FHA Commissioner Cautions Against Raising Minimum Down Payment

by Karen Lawson
March 11th, 2010

In a statement prepared for a hearing before the House Financial Services Subcommittee, FHA Commissioner David H. Stevens asserts that raising the minimum down payment required for FHA loans would be harmful to the housing market. FHA determined that mortgage loans guaranteed by FHA would be reduced by 40%, or approximately 300,000 loans if the minimum down payment is increased. Increasing the minimum down payment from 3.5% to 5% would contribute an estimated $500,000 to FHA’s lagging reserves, but the Commissioner cautions that larger down payments would largely impact first time homebuyers “potentially forestalling the recovery of the housing market, and potentially leading to a double-dip in housing prices by significantly curtailing demand.” More than 75% of FHA purchase money mortgages were made to first time buyers during the past year, while nearly half of all first time buyers received FHA mortgage loans during the second quarter of 2009.  This sheds light on what would occur if a significant number of first time buyers are priced out of housing markets, especially in moderately priced neighborhoods. More than 800,000 FHA refinances assisted borrowers in converting their mortgage loans to fixed rates. Without the more lenient FHA underwriting guidelines, many homeowners may have been stuck with rapidly rising mortgage payments or mortgages that they couldn’t refinance due to loss of home value.

FHA isn’t Practicing  Sub-prime Lending

Although FHA has made a large number of mortgages in the wake of the sub-prime crisis, its lending practices are stricter and far less risky. FHA requires documentation of income and ability to make mortgage payment, and doesn’t provide “no documentation” mortgages, or home and refinance loans with risky features. 

 Some analysts are predicting a wave of foreclosures during 2010-2011, as historical data indicates that mortgage loans are most likely to fail during their second and third years, but FHA doesn’t expect higher than normal foreclosures under current guidelines. In addition to its standard mortgage loan programs, FHA also provides rehab loans for those buying and rehabilitating homes. This and other FHA home loan programs play a role in helping distressed communities recover from excessive foreclosures and depressed housing markets.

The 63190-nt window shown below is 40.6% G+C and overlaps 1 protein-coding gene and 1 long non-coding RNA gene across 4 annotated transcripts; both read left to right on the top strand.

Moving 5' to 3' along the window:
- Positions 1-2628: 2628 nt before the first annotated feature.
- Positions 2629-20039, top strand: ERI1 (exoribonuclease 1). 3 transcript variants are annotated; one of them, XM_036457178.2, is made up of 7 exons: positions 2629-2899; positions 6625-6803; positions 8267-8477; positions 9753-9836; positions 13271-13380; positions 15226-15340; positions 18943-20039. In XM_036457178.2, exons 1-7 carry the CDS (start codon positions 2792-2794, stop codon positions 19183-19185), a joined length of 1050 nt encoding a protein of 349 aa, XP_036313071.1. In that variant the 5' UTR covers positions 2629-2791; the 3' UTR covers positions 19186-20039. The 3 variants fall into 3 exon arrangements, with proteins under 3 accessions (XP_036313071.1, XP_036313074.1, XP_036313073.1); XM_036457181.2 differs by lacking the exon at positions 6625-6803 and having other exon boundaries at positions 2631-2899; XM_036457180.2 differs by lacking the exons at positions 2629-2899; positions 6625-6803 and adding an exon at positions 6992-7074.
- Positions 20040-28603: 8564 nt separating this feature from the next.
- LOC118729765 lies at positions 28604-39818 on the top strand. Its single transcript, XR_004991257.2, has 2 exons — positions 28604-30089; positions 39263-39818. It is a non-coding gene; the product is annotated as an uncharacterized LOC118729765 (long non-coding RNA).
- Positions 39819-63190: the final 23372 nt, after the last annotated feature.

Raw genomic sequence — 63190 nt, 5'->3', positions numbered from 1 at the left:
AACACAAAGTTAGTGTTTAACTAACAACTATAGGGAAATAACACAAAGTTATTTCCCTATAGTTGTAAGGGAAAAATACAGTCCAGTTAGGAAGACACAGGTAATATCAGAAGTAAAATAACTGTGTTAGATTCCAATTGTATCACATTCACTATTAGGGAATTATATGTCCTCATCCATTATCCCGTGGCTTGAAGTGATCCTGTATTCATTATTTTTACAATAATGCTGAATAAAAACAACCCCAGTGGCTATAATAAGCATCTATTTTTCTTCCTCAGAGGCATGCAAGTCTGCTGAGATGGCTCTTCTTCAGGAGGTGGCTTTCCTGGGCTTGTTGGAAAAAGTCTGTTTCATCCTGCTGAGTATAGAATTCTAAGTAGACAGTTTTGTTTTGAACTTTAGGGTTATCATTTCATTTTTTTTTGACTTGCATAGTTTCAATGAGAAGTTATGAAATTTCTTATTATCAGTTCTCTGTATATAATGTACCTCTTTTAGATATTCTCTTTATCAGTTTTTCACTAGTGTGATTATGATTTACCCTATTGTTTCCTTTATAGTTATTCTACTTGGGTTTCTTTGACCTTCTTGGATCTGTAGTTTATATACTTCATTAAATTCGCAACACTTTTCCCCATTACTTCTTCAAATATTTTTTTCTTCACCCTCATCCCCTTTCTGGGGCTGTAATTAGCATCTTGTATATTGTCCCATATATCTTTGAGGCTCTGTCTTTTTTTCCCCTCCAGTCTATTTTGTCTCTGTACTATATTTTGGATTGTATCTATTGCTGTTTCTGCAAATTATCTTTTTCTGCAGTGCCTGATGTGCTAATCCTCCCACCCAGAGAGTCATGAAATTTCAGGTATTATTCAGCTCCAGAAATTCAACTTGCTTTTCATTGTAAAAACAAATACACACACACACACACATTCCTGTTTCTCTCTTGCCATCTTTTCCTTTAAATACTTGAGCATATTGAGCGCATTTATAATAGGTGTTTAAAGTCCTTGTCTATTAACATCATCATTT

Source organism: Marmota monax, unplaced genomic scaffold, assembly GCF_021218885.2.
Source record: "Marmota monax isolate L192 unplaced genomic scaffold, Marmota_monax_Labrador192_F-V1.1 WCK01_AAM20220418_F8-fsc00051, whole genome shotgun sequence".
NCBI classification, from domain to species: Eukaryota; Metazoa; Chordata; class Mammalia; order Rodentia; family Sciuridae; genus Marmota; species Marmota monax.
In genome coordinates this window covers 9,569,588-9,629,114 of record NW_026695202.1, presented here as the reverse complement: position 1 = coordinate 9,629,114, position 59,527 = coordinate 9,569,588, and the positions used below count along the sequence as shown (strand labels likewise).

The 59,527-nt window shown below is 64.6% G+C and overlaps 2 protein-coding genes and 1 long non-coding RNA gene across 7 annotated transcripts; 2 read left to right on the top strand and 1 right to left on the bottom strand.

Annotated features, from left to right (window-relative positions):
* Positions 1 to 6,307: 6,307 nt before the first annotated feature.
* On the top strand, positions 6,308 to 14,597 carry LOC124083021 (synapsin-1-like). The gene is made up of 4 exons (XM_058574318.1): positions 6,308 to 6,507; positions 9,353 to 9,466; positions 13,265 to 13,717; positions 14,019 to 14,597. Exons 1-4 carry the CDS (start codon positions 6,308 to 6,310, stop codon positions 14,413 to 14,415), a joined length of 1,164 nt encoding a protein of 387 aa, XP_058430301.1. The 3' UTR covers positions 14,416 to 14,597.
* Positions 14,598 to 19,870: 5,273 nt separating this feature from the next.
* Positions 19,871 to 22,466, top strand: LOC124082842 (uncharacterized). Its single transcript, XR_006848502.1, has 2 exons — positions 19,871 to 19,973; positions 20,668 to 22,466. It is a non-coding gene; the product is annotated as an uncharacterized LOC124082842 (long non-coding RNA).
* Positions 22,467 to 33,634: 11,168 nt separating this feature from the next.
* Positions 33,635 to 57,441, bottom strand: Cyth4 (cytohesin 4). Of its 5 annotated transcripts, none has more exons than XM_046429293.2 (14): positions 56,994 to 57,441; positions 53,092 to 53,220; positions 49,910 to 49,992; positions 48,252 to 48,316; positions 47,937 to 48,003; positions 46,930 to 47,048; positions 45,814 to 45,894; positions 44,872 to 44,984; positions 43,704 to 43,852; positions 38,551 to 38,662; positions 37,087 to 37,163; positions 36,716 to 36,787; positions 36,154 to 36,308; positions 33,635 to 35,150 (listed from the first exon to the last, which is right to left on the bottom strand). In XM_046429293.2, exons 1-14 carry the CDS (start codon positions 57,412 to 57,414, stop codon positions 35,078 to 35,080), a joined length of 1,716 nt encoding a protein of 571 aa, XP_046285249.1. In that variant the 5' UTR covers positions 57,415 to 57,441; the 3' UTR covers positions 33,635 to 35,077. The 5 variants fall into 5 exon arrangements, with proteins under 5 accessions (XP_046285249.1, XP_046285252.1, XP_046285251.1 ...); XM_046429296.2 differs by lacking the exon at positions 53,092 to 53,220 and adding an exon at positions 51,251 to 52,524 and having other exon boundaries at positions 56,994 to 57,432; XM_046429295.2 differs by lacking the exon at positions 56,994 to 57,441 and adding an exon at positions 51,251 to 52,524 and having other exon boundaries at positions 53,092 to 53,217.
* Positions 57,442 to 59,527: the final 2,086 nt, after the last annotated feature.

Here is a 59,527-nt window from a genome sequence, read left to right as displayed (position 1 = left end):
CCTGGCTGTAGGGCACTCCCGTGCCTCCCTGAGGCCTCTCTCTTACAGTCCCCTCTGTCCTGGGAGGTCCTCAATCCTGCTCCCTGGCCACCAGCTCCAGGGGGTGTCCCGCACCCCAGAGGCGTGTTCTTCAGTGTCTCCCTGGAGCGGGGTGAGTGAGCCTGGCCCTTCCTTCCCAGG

With mortgage rates remaining low, many families can afford to buy first homes using FHA mortgage loans. If FHA raises down payment requirements, it could well be a disservice to deserving borrowers, their communities, and the overall housing recovery.

In further defense of current FHA guidelines, Commissioner Stevens refutes the belief that borrowers who don’t have large down payments are at higher risk of defaulting on their mortgage loans; he suggests that a combination of a higher down payment and FICO score provides a more accurate prediction of loan performance than either factor alone.

As FHA continues to explore options for reducing risk while accommodating moderate income buyers and homeowners, it appears that cutting a large number of potential homeowners out of the housing market is not a sensible option.

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One Response to “FHA Commissioner Cautions Against Raising Minimum Down Payment”

  1. rob aubrey Says:

    When will Government people realize that by increasing the cost you reduce the volume thereby reducing the total income.

    It is the same with taxes.

    Increasing the down payment from 3.5-5% will in theory increase the revenue by 30% per transaction, BUT lower the volume by 40%.

    They remind me of Realtors that hide the lock boxes. How does making it harder to get a loan or harder to show a house help.

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